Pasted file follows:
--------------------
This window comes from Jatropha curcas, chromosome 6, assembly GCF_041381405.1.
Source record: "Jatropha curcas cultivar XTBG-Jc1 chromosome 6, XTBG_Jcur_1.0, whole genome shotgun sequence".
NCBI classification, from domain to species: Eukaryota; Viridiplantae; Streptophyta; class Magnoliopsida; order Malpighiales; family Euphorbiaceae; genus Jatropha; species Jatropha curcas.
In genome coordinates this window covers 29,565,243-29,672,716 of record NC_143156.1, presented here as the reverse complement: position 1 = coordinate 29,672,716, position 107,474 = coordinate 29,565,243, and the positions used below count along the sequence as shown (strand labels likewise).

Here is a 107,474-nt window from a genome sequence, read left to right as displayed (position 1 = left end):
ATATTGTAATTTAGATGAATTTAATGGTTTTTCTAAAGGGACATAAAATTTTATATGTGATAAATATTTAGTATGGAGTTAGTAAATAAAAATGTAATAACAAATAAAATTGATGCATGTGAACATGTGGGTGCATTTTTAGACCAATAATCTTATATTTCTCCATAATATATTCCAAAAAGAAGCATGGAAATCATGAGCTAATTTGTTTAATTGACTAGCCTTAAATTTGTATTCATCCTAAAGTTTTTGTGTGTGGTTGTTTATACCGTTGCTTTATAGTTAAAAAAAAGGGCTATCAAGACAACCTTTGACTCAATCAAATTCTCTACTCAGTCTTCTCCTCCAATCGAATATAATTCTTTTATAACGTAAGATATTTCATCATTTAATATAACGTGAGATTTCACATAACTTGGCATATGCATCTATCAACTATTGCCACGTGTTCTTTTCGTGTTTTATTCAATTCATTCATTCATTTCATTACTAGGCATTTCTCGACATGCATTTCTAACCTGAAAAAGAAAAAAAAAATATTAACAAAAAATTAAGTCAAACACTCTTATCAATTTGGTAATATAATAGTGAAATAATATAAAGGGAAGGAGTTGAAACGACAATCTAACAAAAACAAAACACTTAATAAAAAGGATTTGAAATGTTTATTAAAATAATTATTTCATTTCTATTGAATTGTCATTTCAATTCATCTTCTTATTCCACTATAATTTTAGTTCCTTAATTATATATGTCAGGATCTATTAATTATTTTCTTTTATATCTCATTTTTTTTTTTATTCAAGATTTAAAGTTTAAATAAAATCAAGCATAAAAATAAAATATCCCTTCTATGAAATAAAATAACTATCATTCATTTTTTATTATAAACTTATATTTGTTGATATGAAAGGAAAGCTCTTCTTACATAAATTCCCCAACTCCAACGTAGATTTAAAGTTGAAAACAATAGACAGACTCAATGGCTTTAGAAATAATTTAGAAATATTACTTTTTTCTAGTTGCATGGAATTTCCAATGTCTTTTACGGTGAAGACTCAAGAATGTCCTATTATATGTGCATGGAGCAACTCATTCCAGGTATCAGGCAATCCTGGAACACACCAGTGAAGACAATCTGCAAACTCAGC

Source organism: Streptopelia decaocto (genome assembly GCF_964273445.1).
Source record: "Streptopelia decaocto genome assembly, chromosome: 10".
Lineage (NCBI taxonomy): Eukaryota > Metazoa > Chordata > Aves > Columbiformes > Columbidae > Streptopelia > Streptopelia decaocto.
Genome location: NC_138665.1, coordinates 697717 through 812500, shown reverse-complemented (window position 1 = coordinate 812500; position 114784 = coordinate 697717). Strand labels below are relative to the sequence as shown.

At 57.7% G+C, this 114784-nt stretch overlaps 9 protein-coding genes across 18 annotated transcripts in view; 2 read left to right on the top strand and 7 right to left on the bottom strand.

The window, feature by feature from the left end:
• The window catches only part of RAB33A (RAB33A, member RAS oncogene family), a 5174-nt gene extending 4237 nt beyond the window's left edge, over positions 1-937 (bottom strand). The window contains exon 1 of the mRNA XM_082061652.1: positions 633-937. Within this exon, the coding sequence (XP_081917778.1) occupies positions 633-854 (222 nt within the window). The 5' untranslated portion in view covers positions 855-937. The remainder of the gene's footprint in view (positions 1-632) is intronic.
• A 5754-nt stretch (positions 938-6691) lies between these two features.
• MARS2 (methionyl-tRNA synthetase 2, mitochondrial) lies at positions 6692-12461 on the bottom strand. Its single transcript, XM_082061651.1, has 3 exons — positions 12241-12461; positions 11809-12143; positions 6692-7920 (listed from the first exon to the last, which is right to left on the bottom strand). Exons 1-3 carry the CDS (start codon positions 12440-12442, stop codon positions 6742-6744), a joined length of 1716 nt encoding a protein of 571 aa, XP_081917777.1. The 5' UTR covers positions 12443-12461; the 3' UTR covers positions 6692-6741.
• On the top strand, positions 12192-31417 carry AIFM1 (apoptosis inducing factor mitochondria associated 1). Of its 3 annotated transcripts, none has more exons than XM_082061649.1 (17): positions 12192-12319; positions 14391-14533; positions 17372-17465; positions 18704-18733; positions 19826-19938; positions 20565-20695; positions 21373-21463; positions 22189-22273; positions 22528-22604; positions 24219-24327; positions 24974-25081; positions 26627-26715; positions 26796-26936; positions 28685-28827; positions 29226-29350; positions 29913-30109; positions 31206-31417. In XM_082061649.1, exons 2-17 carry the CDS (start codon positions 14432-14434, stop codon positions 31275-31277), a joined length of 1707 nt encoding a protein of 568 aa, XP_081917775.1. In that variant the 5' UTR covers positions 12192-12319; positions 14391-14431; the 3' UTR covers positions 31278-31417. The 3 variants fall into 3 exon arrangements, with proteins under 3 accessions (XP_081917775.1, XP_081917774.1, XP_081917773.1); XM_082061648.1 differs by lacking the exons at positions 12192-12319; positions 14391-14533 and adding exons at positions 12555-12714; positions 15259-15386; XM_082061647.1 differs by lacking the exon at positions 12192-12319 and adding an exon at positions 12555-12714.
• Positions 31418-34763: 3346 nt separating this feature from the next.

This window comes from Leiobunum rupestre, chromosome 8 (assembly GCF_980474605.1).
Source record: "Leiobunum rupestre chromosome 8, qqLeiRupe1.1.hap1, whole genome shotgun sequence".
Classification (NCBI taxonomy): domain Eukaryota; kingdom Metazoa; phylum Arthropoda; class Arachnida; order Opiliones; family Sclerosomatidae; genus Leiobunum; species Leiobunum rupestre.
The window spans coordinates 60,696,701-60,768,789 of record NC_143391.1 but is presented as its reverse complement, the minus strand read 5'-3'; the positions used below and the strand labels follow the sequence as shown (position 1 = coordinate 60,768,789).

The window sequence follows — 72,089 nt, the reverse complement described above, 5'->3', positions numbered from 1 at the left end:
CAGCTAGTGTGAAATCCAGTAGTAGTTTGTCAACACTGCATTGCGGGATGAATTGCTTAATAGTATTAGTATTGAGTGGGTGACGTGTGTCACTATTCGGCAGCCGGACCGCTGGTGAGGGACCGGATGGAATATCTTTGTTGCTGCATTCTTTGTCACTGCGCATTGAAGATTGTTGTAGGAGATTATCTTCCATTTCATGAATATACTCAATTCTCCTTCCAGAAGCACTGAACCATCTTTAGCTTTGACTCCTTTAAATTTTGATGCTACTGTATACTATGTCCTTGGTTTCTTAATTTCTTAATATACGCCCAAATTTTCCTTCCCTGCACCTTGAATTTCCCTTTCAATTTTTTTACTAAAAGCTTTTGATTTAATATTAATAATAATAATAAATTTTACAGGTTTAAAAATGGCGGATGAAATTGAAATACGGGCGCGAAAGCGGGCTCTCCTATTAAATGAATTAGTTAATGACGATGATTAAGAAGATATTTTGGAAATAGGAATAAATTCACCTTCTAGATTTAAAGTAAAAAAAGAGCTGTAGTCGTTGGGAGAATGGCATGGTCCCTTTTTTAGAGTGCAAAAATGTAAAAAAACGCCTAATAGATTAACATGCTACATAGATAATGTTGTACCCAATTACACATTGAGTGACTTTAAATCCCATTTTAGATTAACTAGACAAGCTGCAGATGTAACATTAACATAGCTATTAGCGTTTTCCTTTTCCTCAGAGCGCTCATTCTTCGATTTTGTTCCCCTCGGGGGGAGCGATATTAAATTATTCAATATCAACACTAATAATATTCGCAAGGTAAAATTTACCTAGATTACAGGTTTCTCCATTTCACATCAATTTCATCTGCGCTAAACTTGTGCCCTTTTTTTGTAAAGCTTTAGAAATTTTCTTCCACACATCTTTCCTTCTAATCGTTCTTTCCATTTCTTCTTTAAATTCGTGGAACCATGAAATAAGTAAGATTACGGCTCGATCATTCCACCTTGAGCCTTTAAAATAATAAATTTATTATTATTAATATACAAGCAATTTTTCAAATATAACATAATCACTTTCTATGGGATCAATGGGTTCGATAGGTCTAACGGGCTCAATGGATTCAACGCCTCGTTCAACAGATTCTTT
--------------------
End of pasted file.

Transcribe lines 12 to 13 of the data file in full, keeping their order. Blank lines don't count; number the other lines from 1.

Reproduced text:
The window, feature by feature from the left end:
• The window catches only part of RAB33A (RAB33A, member RAS oncogene family), a 5174-nt gene extending 4237 nt beyond the window's left edge, over positions 1-937 (bottom strand). The window contains exon 1 of the mRNA XM_082061652.1: positions 633-937. Within this exon, the coding sequence (XP_081917778.1) occupies positions 633-854 (222 nt within the window). The 5' untranslated portion in view covers positions 855-937. The remainder of the gene's footprint in view (positions 1-632) is intronic.